Regardless of the pace of customer uptake or the readiness of 4K delivery infrastructure, 4K production is accelerating. Increasing consumer demand for 4K displays and content is driving adoption in both acquisition and post-production across every film and television segment.
To create more immersive and engaging viewing experiences, content creators are capturing and generating programs with higher resolution and frame rates, as well as higher dynamic range, greater color depth, and wider color gamut. Together, these enhancements enable creation of richer, more captivating content, but also require production facilities to employ faster, more expansive storage environments.
The Shift Toward 4K
Though fewer than half of media facilities had any 4K running through them at the close of 2016, many are now moving toward full 4K adoption. The move to capturing 4K resolution or greater has a couple of major drivers. First, when capturing content at higher-than-delivery resolution, editors can zoom and crop 6K or 8K material for better-quality content delivered at 4K. At the same time, editing at higher resolutions and archiving both original footage and completed content makes them more valuable for future content creation and re-monetization opportunities.
Whether ramping up production to 4K today or preparing for the future, content creators will need to deal with not only a dramatic rise in data volumes, but also a corresponding increase in the bandwidth and processing power needed to work effectively with higher-resolution content. While the massive size and quantity of files present their own challenges, the variety of formats—different types of HD, 2K, 4K and soon 8K—used in higher-resolution workflows likewise throws up significant hurdles for storage infrastructure. By closely examining key capabilities of workflow storage, such as performance, scalability, cost and network protocol, as well as the data formats and workstation operating systems to be used, a facility can determine an optimal storage infrastructure for higher-resolution content creation, delivery and archive.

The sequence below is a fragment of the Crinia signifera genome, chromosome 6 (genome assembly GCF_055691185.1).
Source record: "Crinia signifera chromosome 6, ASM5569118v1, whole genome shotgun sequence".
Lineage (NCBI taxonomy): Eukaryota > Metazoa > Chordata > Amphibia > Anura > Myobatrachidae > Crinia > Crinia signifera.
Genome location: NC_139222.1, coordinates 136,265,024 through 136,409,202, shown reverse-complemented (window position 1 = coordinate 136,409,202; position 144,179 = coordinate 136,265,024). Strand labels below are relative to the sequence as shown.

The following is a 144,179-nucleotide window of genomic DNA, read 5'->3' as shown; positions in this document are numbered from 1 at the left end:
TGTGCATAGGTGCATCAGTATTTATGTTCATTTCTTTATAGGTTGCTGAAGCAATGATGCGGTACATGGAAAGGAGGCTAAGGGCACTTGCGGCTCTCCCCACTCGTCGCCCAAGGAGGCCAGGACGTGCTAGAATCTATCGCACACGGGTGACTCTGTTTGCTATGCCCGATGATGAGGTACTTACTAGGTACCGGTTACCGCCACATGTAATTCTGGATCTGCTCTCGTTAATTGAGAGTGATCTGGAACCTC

Capacity and Performance in the 4K Realm
The term “4K” is used to cover a wide variety of resolutions, frame rates, compression schemes, bit depths and color characteristics. Understanding these differences and how they affect storage infrastructure is crucial to effective deployment of a system that will serve a facility’s present and future needs. Table 1 offers a look at the data rates and storage capacity requirements typical of different 4K formats.
Mastering in uncompressed 4K format consumes up to 10 times as much capacity per hour as compressed 4K. Thus, preparation of a full-length feature film in 4K can easily generate hundreds of terabytes of data. The data in Table 2 not only shows the enormous jumps in capacity involved in moving from HD to 4K UHD formats but also highlights the very different requirements of working with compressed and uncompressed media. As these tables show, multiple ongoing projects can demand an underlying storage environment capable of scaling from dozens of terabytes to petabyte-levels.
Once a facility attaches numbers to elements such as data rate, capacity, and stream count, it can set about implementing a storage infrastructure that best meets their needs. More specifically, it can identify the right combination of drive arrays, networking and file management in a system that ensures the high reliability, continuous scalability, and availability that are fundamental to efficient operations and future growth.
Drive Type and Size
High-resolution workflows can require tremendous gigabyte-per-second performance, and these speeds are delivered by the aggregate performance of underlying drives. Two basic drive types typically are used to support media workflows: individual spinning hard-disk drives (HDDs) and flash-based solid-state drives. HDDs provide bandwidth ranging from 75 MB/s to 150 MB/s, and SSDs deliver up to 1,900 MB/s.
Because of the high performance demands of 4K workflows, users need to consider carefully the actual throughput of the storage platform. SSDs are not yet a cost-effective solution and the latency inherent in moving high numbers of streams can quickly overwhelm some HDD-based arrays.
While flash-based SSDs provide significant increases over HDDs in both random and sequential performance, random SSD performance is orders-of-magnitude higher, making it ideal for workflows that require high numbers of compressed streams. HDDs have proved an especially good solution for accommodating the high data volumes typical of uncompressed 4K workflows—and for enabling sequential playback of uncompressed frames.